The complaint contains the workout agreement. It also alleges that defendants mailed monthly statements of accounts and other documents and made phone calls for the purpose of effectuating an alleged scheme. It does not describe the scheme or recite the facts showing fraudulent inducement. While it is not necessary for the complaint to set forth details, such as the date of a phone call or letter, it must plead enough specific information to delineate the substance of the fraud.
Plaintiffs maintain that they are unable to plead fraud with particularity because the facts are within the control of defendants. The complaint falls short of alleging a fraudulent scheme even in general terms. However, the motion to dismiss for failure to allege a RICO claim will be denied without prejudice to reassertion. Plaintiffs will be given the opportunity to take discovery for 45 days and to file an amended RICO count within 15 days thereafter. See, e.g., Moravian Dev. Corp. v. Dow Chem. Co., 651 F. Supp. 144, 148-49 (E.D. Pa. 1986); Eaby v. Richmond, 561 F. Supp. 131, 136-37 (E.D. Pa. 1983).
Moreover, in order to withstand any subsequent 12(b)(6) challenge, plaintiffs will have to submit a RICO case statement complying with the RICO case order entered in conjunction with this memorandum.
II. Motion for a More Definite Statement
Defendants also move for a more definite statement under Fed.R.Civ.P. 12(e). They contend that the complaint does not sufficiently set forth the allegedly wrongful actions of the individual defendants. Defendants assert that "absent evidence of inducement or encouragement," Kincaid, an attorney for Equibank, cannot be held liable for his client's tortious activities. See Harvey v. Pincus, 549 F. Supp. 332, 343 (E.D. Pa 1982). Similarly, defendants argue that Densmore, an Equibank employee, cannot be held liable for Equibank's tortious activities unless he was a participant. See Wicks v. Milzoco Builders, Inc., 503 Pa. 614, 621, 470 A.2d 86, 90 (1983).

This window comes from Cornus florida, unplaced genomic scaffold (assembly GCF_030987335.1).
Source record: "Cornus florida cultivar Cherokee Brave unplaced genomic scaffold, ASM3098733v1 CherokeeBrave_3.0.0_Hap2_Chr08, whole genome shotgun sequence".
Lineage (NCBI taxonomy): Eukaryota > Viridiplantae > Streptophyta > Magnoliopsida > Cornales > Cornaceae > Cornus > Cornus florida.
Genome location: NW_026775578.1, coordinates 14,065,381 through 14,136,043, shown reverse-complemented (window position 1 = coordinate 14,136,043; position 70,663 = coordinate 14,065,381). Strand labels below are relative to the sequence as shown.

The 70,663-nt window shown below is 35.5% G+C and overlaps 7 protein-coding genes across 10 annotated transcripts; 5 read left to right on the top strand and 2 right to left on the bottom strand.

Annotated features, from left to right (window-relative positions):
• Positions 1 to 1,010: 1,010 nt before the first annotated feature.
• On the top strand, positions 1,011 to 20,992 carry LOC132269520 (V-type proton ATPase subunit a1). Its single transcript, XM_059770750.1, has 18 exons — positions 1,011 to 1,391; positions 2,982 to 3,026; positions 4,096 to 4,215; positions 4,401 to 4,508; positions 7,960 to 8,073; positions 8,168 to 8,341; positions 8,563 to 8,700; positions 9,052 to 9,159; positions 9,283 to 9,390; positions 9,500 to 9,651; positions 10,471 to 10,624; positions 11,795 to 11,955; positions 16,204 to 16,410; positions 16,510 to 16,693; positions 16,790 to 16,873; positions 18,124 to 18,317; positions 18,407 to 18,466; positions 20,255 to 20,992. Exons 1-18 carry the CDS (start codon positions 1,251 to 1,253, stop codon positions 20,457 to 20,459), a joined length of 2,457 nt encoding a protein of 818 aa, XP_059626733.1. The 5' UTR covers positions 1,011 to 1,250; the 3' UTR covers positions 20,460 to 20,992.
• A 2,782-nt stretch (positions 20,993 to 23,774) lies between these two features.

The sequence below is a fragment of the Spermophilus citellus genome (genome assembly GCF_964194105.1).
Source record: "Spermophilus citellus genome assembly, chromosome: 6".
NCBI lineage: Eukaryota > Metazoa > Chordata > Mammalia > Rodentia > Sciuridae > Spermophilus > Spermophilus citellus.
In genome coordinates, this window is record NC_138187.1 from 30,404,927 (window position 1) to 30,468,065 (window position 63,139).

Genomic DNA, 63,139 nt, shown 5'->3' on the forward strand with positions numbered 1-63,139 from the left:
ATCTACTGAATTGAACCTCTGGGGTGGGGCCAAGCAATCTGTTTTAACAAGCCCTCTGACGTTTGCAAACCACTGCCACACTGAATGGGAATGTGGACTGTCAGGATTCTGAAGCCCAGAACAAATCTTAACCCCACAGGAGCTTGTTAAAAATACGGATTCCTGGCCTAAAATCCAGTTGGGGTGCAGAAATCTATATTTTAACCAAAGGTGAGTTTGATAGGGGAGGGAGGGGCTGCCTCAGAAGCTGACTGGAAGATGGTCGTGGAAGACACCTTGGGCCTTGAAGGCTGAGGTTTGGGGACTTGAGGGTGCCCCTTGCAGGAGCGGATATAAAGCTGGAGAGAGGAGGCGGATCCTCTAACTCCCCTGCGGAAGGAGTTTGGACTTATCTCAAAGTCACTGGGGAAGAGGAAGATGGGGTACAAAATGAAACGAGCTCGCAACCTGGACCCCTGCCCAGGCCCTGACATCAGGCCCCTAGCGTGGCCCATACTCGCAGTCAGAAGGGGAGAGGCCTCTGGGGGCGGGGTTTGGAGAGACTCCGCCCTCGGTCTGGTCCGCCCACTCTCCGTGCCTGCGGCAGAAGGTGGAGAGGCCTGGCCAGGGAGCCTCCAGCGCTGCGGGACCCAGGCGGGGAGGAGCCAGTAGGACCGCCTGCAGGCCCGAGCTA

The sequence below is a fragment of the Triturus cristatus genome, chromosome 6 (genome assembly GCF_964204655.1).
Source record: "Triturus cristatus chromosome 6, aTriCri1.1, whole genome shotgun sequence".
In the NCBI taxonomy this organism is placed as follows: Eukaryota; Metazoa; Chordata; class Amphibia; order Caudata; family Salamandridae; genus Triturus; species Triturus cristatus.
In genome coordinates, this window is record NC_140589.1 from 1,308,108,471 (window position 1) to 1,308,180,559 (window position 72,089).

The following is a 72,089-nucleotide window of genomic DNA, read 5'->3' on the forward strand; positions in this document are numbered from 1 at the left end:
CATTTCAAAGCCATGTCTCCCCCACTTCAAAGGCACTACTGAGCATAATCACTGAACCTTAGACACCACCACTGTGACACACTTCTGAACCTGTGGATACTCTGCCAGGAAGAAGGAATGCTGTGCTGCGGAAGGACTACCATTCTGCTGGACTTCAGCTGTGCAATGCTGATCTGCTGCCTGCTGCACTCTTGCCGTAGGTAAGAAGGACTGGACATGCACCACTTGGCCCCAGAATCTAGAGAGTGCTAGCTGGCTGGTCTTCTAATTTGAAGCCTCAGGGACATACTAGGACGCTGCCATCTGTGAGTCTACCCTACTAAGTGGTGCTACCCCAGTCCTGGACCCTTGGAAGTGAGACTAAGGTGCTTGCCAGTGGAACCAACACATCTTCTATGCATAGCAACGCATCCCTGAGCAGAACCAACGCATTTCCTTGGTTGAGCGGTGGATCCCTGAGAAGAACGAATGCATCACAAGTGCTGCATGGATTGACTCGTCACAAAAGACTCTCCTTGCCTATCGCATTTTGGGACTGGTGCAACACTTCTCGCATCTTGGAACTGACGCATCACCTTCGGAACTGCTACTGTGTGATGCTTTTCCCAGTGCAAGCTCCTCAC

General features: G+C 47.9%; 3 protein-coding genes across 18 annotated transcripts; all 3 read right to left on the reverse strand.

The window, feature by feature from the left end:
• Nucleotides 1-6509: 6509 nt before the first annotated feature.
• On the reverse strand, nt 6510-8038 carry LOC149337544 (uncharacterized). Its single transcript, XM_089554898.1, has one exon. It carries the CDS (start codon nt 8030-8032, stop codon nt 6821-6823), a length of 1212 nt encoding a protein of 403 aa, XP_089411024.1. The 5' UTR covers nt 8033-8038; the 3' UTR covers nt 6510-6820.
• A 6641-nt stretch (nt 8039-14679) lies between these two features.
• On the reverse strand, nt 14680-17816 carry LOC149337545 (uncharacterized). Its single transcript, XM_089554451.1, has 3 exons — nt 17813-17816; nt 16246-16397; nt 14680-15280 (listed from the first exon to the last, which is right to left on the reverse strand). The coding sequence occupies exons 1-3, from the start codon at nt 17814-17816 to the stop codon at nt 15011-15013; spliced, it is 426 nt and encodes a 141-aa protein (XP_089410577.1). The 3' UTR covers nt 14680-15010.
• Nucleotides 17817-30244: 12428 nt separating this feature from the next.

Rule 12(e) provides that a motion for a more definite statement may be granted if the complaint is "so vague and ambiguous that [the defendant] cannot reasonably be required to frame a responsive pleading." Fed.R.Civ.P. 12(e). See, e.g., Barlow v. Pep Boys, Inc., 625 F. Supp. 130 (E.D. Pa. 1985). "The class of pleadings that are appropriate subjects for a motion under 12(e) is quite small - the pleading must be sufficiently intelligible for the court to make out one or more potentially viable legal theories . . . but it must be so vague or ambiguous that the opposing party cannot respond, even with a simple denial, in good faith or without prejudice to himself." 5 C. Wright and A. Miller, Federal Practice and Procedure, § 1356, at 733 (1969). See also Marcarelli v. Delaware County Memorial Hospital, 86-1630, slip. op. (E.D. Pa. Sept. 26, 1986).
The legal theories under which plaintiffs claim to be entitled to relief against Kincaid and Densmore are adequately identified in the complaint. While the complaint does not allege specific conduct, this information can be obtained through discovery. The motion under Rule 12(e) will be denied.
AND NOW, this 19th day of February, 1988, defendants Equibank, William M. Densmore and John A. Kincaid's motion to dismiss under Fed.R.Civ.P. 12(b)(1) and 12(b)(6), or, in the alternative, for a more definite statement under 12(e) are ruled on as follows:
1. The motion to dismiss counts I and II against defendants Densmore and Kincaid is granted. Otherwise, the motion is denied.
2. The motion for a more definite statement is denied.
Plaintiffs shall have 45 days within which to discover facts in support of the theories stated in the complaint and an additional 15 days within which to file an amended complaint, together with a RICO case statement complying with the RICO case order entered herewith.